by Rob St John
‘On the Chalk (Our Navigation of the Line of the Downs)’ is the fourth Memory Band record, recorded in an empty schoolroom in East London. It tracks the route of the Harrow Way, an ancient path intersecting Southern England, from the Straits of Dover to Dorset: a white line made by feet, wheels and hooves through the chalk bedrock. It is a route picked over – but rarely fully mapped or defined – by the research and imagination of generations of artists, historians and antiquarians. The Memory Band’s chief sonic cartographer Stephen Cracknell explains: ‘The idea with this record was for it to be a sonic road trip along a prehistoric trackway, an irreverent and episodic journey through a landscape inundated with history and the marks of change and transformation. Some of them are striking and immediate, others slow and imperceptible’.
Cracknell has spent a decade expanding and refining a distinctive sonic palette as The Memory Band, and whilst this ‘Abstractions of the Agricultural South’ (his phrase…) takes cues from library music experimentalist Basil Kirchin, the sound is distinct. High, brittle trickles of piano trip and fall over skittering, flitting drums: a shifting foundation of uncertain memory. Sampled voices are warped and layered like the stratified landscapes Cracknell explores, and syncopated Reichian rhythms tap a thread of movement: one foot following the other.
On ‘The Wearing Of The Horns (Weyhill On My Mind)’, the record emerges into being from a collage of radio static, environmental noise, and nameless narrators, clipping and tucking into a strident chant of ‘Horns, boys, horns! And die like his daddy with the long pair o’ horns.” over a burbling drone. The words are adapted from a song documented by writer George Bourne at the turn of the 20th century, recalling the entwinement of cattle horning and drinking rites at the Weyhill Fair in Hampshire.
As the track crackles into the distance, its dying squeaks could as easily be the chirrup of an upland bird as the turn of a wheel tracking along a path. On ‘Follow the Sarsen Stones’, kosmiche synths snake around ceremonial stabs of brass, a pageant song for the constellations of megalithic rocks and cracking concrete roads that litter the landscape. On the meditative piano-led burr of ‘What Blood is This?’, dislocated voices narrate ‘and then bombing started, and it all changed, everybody changed, it was different from what it is now’. This is a record where the pastoral meets the produced, where machines (whether cars, planes or drum machines) plough patterned furrows through rich and partially-obscured landscapes. As Cracknell puts it in the sleeve notes: ‘It is an album about change, the power of human will and our relationship with the landscape as we pass through it’.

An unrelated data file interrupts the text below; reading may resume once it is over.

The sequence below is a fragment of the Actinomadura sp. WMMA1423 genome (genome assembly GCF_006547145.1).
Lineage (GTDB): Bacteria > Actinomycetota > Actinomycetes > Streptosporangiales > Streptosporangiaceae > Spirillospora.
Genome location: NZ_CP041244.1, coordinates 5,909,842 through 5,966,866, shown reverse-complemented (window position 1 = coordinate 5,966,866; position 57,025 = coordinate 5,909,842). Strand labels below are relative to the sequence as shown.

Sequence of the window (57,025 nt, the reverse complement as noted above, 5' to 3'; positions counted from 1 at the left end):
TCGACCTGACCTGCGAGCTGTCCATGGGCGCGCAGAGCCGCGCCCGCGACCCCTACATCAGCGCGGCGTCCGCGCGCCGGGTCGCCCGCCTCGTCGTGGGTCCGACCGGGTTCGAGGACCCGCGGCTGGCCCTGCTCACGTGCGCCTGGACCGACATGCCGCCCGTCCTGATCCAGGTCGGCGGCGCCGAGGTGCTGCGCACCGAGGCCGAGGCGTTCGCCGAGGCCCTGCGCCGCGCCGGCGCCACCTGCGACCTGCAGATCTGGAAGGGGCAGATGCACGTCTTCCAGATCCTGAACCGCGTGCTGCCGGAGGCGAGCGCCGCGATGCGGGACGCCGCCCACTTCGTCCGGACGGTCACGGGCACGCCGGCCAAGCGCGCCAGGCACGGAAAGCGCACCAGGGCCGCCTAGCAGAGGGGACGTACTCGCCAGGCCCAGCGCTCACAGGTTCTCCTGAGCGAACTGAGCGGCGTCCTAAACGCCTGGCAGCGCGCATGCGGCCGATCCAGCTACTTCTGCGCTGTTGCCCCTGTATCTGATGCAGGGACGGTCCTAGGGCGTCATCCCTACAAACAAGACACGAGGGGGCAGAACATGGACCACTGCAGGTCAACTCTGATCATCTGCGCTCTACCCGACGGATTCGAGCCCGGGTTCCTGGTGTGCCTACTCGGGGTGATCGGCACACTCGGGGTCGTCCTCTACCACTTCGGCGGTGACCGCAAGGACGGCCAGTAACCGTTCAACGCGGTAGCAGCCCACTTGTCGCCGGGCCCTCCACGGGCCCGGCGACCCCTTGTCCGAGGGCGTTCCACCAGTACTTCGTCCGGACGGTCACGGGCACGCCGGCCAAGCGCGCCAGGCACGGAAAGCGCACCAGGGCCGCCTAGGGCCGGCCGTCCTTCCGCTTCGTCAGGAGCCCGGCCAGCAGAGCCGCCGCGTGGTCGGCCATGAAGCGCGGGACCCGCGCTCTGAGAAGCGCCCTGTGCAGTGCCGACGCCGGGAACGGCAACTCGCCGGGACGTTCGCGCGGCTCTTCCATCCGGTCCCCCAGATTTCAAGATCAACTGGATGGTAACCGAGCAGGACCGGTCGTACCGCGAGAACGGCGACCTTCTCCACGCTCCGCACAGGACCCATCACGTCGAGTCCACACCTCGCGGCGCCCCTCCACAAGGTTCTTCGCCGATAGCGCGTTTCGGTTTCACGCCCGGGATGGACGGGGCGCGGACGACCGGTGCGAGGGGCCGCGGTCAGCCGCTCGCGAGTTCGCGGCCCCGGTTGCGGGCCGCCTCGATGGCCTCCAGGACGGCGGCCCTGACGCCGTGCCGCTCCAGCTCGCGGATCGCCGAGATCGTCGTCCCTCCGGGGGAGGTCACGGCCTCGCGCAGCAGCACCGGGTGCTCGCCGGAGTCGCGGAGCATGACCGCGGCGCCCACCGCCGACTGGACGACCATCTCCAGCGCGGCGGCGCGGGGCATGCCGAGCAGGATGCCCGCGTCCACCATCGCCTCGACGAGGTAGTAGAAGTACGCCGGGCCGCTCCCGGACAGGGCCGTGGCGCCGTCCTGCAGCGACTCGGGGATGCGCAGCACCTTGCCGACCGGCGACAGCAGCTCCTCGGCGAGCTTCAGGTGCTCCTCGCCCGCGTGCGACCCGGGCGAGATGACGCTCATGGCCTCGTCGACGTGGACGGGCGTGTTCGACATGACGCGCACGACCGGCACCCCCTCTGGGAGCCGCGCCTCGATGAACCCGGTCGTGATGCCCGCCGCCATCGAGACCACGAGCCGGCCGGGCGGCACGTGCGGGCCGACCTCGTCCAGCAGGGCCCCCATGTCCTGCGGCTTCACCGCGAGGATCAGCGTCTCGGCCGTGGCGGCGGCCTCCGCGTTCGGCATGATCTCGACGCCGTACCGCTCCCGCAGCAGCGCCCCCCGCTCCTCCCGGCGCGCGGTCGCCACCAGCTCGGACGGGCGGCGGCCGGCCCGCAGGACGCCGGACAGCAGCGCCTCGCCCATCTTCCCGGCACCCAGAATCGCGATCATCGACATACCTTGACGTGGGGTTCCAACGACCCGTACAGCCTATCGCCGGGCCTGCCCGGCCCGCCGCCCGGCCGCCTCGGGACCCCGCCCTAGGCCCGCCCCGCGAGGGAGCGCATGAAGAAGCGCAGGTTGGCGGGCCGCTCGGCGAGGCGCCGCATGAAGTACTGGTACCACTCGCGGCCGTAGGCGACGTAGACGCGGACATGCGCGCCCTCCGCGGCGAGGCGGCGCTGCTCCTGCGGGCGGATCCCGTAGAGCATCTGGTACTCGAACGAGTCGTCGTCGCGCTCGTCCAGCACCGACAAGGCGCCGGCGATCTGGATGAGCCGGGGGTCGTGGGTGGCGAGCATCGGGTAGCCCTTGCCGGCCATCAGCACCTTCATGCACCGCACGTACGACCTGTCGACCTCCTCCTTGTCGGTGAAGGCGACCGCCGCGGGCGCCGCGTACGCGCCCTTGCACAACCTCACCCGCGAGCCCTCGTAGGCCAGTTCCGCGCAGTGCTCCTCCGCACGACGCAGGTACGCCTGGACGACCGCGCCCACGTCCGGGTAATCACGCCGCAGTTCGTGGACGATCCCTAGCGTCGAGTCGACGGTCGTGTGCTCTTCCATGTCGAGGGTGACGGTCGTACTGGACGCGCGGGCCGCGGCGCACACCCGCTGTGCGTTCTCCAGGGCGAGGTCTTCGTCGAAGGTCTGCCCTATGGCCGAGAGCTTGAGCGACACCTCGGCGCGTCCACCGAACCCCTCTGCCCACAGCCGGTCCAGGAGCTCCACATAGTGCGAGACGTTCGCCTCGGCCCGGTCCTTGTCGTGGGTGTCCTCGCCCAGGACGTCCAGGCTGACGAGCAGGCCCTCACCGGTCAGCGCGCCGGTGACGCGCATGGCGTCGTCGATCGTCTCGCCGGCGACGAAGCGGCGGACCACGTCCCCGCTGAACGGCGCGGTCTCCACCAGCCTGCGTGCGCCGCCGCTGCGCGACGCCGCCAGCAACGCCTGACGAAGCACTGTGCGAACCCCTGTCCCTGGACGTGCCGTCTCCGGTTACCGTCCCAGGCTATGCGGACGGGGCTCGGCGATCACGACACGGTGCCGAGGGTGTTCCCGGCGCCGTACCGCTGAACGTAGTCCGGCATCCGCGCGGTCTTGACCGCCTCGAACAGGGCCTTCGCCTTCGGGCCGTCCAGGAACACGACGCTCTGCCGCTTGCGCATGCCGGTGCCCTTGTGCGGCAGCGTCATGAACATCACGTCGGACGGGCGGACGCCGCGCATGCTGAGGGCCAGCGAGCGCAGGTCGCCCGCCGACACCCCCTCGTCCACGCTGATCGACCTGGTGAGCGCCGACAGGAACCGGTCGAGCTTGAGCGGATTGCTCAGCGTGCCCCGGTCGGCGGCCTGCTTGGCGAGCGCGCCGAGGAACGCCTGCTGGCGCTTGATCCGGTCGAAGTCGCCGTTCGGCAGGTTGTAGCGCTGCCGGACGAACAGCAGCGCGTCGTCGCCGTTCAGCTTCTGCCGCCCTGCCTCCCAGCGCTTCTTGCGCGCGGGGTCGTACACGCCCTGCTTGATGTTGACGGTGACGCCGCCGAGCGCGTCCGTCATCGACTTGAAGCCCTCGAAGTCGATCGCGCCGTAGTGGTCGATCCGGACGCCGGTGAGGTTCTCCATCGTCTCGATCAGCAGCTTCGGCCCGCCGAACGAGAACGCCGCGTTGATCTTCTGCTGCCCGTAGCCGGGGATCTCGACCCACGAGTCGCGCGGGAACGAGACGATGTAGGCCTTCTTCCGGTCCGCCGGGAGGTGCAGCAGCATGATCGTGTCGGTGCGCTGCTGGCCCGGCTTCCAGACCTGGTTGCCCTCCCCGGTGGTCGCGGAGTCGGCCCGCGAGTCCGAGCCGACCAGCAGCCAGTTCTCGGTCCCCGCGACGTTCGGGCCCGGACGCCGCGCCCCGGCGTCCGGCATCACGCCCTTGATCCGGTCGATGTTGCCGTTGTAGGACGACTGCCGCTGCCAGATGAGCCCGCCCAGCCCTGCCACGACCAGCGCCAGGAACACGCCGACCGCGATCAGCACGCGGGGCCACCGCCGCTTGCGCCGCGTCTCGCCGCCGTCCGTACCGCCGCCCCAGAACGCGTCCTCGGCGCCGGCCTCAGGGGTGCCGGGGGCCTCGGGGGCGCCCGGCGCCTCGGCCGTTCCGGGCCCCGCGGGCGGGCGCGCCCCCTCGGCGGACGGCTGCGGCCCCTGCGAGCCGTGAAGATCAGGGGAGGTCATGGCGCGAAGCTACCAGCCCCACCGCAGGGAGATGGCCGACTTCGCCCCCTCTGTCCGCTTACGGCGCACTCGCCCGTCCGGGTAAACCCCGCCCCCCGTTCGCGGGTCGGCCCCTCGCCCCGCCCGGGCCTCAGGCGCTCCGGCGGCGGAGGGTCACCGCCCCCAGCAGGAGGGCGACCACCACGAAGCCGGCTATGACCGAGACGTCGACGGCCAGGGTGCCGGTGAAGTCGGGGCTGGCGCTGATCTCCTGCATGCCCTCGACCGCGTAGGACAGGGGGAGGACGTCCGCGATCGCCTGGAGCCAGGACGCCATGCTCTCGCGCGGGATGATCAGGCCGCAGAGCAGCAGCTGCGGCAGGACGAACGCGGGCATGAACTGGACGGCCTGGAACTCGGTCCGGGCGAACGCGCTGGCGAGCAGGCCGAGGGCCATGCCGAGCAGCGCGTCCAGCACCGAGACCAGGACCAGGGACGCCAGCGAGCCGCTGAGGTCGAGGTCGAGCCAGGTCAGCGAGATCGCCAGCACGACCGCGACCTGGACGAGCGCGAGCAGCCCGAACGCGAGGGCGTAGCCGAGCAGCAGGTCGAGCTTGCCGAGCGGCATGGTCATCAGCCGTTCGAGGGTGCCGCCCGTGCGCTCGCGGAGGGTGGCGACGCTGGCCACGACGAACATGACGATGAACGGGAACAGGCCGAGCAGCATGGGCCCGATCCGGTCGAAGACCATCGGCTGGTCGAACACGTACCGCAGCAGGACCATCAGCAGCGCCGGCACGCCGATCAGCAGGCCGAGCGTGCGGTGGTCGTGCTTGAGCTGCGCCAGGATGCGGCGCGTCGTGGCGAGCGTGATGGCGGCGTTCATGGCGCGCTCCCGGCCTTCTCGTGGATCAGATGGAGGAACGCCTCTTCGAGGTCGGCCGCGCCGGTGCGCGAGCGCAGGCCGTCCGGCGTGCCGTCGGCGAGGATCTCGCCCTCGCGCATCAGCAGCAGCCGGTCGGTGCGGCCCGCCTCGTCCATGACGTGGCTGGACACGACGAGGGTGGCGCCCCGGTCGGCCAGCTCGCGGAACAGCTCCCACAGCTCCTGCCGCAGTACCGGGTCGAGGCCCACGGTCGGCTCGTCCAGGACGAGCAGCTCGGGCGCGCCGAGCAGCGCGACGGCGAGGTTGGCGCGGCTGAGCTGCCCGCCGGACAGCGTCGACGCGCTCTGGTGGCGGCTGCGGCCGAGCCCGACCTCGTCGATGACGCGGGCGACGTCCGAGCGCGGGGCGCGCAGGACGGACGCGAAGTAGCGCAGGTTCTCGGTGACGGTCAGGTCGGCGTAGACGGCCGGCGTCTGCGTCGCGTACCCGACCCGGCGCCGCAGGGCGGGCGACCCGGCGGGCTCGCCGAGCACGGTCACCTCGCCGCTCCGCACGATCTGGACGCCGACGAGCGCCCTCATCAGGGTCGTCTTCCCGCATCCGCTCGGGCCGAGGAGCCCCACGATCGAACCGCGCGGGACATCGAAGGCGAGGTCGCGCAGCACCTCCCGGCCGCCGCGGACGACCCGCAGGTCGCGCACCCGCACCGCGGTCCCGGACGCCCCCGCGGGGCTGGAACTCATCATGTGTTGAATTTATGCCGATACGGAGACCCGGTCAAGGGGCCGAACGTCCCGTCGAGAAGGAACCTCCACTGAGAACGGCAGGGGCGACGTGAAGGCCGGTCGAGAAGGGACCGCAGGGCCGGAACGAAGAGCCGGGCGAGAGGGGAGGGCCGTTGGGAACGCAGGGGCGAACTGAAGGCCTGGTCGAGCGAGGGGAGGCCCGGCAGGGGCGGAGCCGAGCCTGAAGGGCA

There’s a great Gary Snyder poem called ‘Walking the New York Bedrock / Alive in a Sea of Information’, in which Snyder traverses Manhattan, imagining the city as a messy, interconnected ecosystem, where the natural and built environments blur and history reasserts itself:
Glass, aluminum, aggregate gravel,
Iron. Stainless steel.
Hollow honeycomb brain-buildings owned by
Columbia University, the landlord of
Alive, in the Sea of Information
There’s a resonance between the way that Snyder defines the landscape and the themes Cracknell explores in this record: on the Harrow Way dual carriageways jostle with burial mounds; the swollen muscle of railway lines flex around sarsen stones and old drove roads. Unlike a common thread of British folk music seeking to find authenticity in the songs and culture of some pre-industrial, bucolic time, this record arranges traditional songs to draw lines through the landscape from the past to the present; the real to the imagined. Hills and roads become the ribs and bones of a living ecosystem where self-willed stories weave resurgent threads through the chalk bedrock, tracked by this subtle, beautiful entwinement of traditional and modern song.